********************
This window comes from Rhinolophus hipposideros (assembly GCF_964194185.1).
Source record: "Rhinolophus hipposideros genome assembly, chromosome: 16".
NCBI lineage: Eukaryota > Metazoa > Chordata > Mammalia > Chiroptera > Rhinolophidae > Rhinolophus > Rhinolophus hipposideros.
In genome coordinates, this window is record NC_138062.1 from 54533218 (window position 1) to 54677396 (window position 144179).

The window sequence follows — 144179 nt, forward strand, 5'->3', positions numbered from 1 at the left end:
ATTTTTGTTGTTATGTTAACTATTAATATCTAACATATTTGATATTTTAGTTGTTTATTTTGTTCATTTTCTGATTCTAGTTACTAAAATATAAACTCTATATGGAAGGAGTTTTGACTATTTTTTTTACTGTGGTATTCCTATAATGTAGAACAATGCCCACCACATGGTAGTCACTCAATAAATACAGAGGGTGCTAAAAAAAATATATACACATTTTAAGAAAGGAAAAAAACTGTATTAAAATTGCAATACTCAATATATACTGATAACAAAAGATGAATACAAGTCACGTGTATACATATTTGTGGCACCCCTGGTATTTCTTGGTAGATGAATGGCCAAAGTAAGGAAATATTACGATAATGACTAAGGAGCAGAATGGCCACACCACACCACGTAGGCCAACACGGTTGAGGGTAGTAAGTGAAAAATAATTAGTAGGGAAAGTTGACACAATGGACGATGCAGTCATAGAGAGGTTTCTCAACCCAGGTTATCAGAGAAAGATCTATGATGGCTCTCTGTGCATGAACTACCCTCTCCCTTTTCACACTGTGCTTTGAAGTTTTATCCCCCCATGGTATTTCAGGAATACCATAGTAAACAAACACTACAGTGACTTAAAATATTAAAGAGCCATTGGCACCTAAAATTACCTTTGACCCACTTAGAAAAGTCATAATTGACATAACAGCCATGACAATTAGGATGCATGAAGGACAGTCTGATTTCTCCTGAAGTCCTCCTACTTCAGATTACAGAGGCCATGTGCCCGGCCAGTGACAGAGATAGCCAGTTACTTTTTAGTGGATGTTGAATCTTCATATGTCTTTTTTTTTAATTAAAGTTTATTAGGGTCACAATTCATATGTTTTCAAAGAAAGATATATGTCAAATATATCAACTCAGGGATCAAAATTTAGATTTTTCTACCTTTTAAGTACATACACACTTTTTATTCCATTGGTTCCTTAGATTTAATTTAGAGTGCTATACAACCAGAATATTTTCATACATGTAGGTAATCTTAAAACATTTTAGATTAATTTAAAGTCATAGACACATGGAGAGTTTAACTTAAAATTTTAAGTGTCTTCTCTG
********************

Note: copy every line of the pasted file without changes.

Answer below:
This window comes from Rhinolophus hipposideros (assembly GCF_964194185.1).
Source record: "Rhinolophus hipposideros genome assembly, chromosome: 16".
NCBI lineage: Eukaryota > Metazoa > Chordata > Mammalia > Chiroptera > Rhinolophidae > Rhinolophus > Rhinolophus hipposideros.
In genome coordinates, this window is record NC_138062.1 from 54533218 (window position 1) to 54677396 (window position 144179).

The window sequence follows — 144179 nt, forward strand, 5'->3', positions numbered from 1 at the left end:
ATTTTTGTTGTTATGTTAACTATTAATATCTAACATATTTGATATTTTAGTTGTTTATTTTGTTCATTTTCTGATTCTAGTTACTAAAATATAAACTCTATATGGAAGGAGTTTTGACTATTTTTTTTACTGTGGTATTCCTATAATGTAGAACAATGCCCACCACATGGTAGTCACTCAATAAATACAGAGGGTGCTAAAAAAAATATATACACATTTTAAGAAAGGAAAAAAACTGTATTAAAATTGCAATACTCAATATATACTGATAACAAAAGATGAATACAAGTCACGTGTATACATATTTGTGGCACCCCTGGTATTTCTTGGTAGATGAATGGCCAAAGTAAGGAAATATTACGATAATGACTAAGGAGCAGAATGGCCACACCACACCACGTAGGCCAACACGGTTGAGGGTAGTAAGTGAAAAATAATTAGTAGGGAAAGTTGACACAATGGACGATGCAGTCATAGAGAGGTTTCTCAACCCAGGTTATCAGAGAAAGATCTATGATGGCTCTCTGTGCATGAACTACCCTCTCCCTTTTCACACTGTGCTTTGAAGTTTTATCCCCCCATGGTATTTCAGGAATACCATAGTAAACAAACACTACAGTGACTTAAAATATTAAAGAGCCATTGGCACCTAAAATTACCTTTGACCCACTTAGAAAAGTCATAATTGACATAACAGCCATGACAATTAGGATGCATGAAGGACAGTCTGATTTCTCCTGAAGTCCTCCTACTTCAGATTACAGAGGCCATGTGCCCGGCCAGTGACAGAGATAGCCAGTTACTTTTTAGTGGATGTTGAATCTTCATATGTCTTTTTTTTTAATTAAAGTTTATTAGGGTCACAATTCATATGTTTTCAAAGAAAGATATATGTCAAATATATCAACTCAGGGATCAAAATTTAGATTTTTCTACCTTTTAAGTACATACACACTTTTTATTCCATTGGTTCCTTAGATTTAATTTAGAGTGCTATACAACCAGAATATTTTCATACATGTAGGTAATCTTAAAACATTTTAGATTAATTTAAAGTCATAGACACATGGAGAGTTTAACTTAAAATTTTAAGTGTCTTCTCTG